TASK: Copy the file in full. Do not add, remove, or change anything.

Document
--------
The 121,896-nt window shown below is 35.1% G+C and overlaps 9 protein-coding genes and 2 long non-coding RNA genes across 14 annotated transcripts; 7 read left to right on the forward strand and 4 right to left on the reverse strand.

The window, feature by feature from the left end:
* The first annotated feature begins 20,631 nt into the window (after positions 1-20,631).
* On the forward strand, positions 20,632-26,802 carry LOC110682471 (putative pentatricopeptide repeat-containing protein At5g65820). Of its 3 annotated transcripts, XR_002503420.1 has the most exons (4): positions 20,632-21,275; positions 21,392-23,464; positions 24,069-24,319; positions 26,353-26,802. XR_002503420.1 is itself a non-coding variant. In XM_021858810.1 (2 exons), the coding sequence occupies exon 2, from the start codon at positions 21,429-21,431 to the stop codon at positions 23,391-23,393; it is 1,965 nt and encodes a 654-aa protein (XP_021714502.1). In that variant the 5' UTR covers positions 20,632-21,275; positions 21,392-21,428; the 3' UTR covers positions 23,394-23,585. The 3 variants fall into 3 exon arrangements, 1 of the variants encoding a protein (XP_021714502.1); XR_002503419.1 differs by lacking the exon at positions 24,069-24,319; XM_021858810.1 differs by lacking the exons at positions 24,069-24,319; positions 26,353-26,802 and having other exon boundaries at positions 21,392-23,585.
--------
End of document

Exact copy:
The 121,896-nt window shown below is 35.1% G+C and overlaps 9 protein-coding genes and 2 long non-coding RNA genes across 14 annotated transcripts; 7 read left to right on the forward strand and 4 right to left on the reverse strand.

The window, feature by feature from the left end:
* The first annotated feature begins 20,631 nt into the window (after positions 1-20,631).
* On the forward strand, positions 20,632-26,802 carry LOC110682471 (putative pentatricopeptide repeat-containing protein At5g65820). Of its 3 annotated transcripts, XR_002503420.1 has the most exons (4): positions 20,632-21,275; positions 21,392-23,464; positions 24,069-24,319; positions 26,353-26,802. XR_002503420.1 is itself a non-coding variant. In XM_021858810.1 (2 exons), the coding sequence occupies exon 2, from the start codon at positions 21,429-21,431 to the stop codon at positions 23,391-23,393; it is 1,965 nt and encodes a 654-aa protein (XP_021714502.1). In that variant the 5' UTR covers positions 20,632-21,275; positions 21,392-21,428; the 3' UTR covers positions 23,394-23,585. The 3 variants fall into 3 exon arrangements, 1 of the variants encoding a protein (XP_021714502.1); XR_002503419.1 differs by lacking the exon at positions 24,069-24,319; XM_021858810.1 differs by lacking the exons at positions 24,069-24,319; positions 26,353-26,802 and having other exon boundaries at positions 21,392-23,585.